When you park in downtown San Rafael, look up!
Colorful art created by children at Magnolia Park School during a Youth in Arts’ residency has inspired a sign now on display at the Fifth Avenue and C Street garage.
The city’s Parking Services Division selected the work created with Youth in Arts’ Mentor Artist Julia James during a competition last year aimed at beautifying the downtown San Rafael garage. The mixed media piece has been transformed into a 3 by 6 foot sign at Fifth Avenue and C Street while the new public safety center is being built across the street. The sign will remain up for six months before a new sign featuring new artwork will take its place.
Each children’s art piece that has been selected is paired with work by an adult artist that appears on the opposite side of the sign, celebrating San Rafael. The piece created by Julia’s students at the San Rafael school is paired with “Under the Surface” by San Rafael-based artist, Travis Weller.
This is the second Youth in Arts’ artwork to win a spot in the sign contest. A mixed media piece by students at Willow Creek Academy in Sausalito has already been on display. That art was created last spring in a self-contained class of kindergarten and first graders who worked with Youth in Arts Mentor Artist Cathy Bowman.
Cathy’s and Julia’s classes were part of Youth in Arts’ Arts Unite Us (AUU) Program, which serves young artists experiencing disabilities.
Thank you to the city of San Rafael for this amazing program.
Children’s art created during Youth in Arts residencies has been selected as part of San Rafael’s public art project to beautify the Third Street Garage.
The city’s Parking Services Division selected two works created during arts residencies with Youth in Arts’ Mentor Artists Julia James and Cathy Bowman. Each mixed media work will be temporarily transformed into a 3 by 6 foot sign at Fifth Avenue and C Street while the new public safety center is being built across the street.
City officials said once they started looking at the garage, they realized it was time for a facelift.
“We’re really excited about this out-of-the-box project,” said Sean Mooney, San Rafael’s civic design manager.
City Manager Jim Schutz said he wants the city to have more public art that people happen upon and are delighted by, rather than seeing art only in a museum. San Rafael has been designated as a Downtown Cultural Arts District by the state because of its vibrant arts community.
“One of my visions … is that that happens all over downtown,” Jim said.
A mixed media piece by students at Willow Creek Academy is currently on display at the garage. The art was created last spring in a self-contained class of kindergarten and first graders who worked with Cathy. The art will be up through May.
The city also selected a piece created by students who worked with Julia James at Magnolia Park School in San Rafael. Cathy’s and Julia’s classes were part of Youth in Arts’ Arts Unite Us (AUU) Program, which serves young artists experiencing disabilities. Some of the young artists who created the Magnolia Park piece attended the city’s celebration.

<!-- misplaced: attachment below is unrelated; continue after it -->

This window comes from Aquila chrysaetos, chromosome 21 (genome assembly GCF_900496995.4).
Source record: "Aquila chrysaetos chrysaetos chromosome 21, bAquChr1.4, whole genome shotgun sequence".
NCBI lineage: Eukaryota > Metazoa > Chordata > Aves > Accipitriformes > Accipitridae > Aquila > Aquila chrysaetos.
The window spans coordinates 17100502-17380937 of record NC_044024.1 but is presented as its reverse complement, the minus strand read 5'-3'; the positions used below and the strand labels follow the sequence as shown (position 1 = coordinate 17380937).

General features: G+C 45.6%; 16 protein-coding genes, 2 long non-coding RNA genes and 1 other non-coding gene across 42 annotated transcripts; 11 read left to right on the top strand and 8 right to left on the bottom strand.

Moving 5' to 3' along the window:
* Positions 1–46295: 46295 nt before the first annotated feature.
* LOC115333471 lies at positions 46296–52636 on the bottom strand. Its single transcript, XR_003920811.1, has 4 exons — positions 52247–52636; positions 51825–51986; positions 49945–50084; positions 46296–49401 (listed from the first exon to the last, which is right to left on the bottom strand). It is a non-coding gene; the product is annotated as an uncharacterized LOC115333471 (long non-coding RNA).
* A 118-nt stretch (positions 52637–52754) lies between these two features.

Each children’s art piece selected, is paired with work by an adult artist that appears on the opposite side of the sign, celebrating San Rafael. Adult artists chosen include “Under the Surface” by Travis Weller, which is paired with the collaborative work by Julia’s students; and “Visions of San Rafael,” by Isabel Hayes, which is paired by the collaborative piece by Cathy’s students.
Youth in Arts’ award-winning a cappella group, ‘Til Dawn, sang to an enthusiastic crowd on the opening day of the Marin County Fair this summer. The group is the longest running year-round teen ensemble in the Bay Area. It was the last public performance for the group’s outgoing seniors (Kathryn Hasson, Angel Gregorian, Maud Utstein and Will Noyce) as well as ‘Til Dawn member Lara Burgert, who is moving. The ensemble is directed by singer-songwriter Austin Willacy, who performs as a solo artist and also with his own a cappella band, The House Jacks.
Four collaborative works created during Youth in Arts’ residencies this spring took home top ribbons. The mixed media work, inspired by artist Jasper Johns, was created during a 10-week Arts Unite Us program with Youth in Arts Mentor Artist Cathy Bowman.
Student projects from San Ramon Elementary School and Willow Creek Academy won blue ribbons in their age division. Novato High School and Sinaloa Middle School classes each won second place in their age divisions. The San Ramon piece also won the Anne Davis award for best of class (collage) in the 9-12 year-old group.
“Each class created richly layered works that were different from each other,” Bowman said. “It was a privilege to work with such dedicated artists.”
Bowman also won the Charles M. Schulz award for a pig cartoon and a blue ribbon for a second cartoon.
The prize-winning student art will be on display at Youth In Arts as part of “Outside the Lines: Collaborative Art in Special Day Classrooms.” The exhibit opens July 31.
Through the California Department of Education’s Student Support and Academic Enrichment (SSAE) grant that the Marin County Office of Education received, Youth in Arts was in multiple Special Day Classes this spring.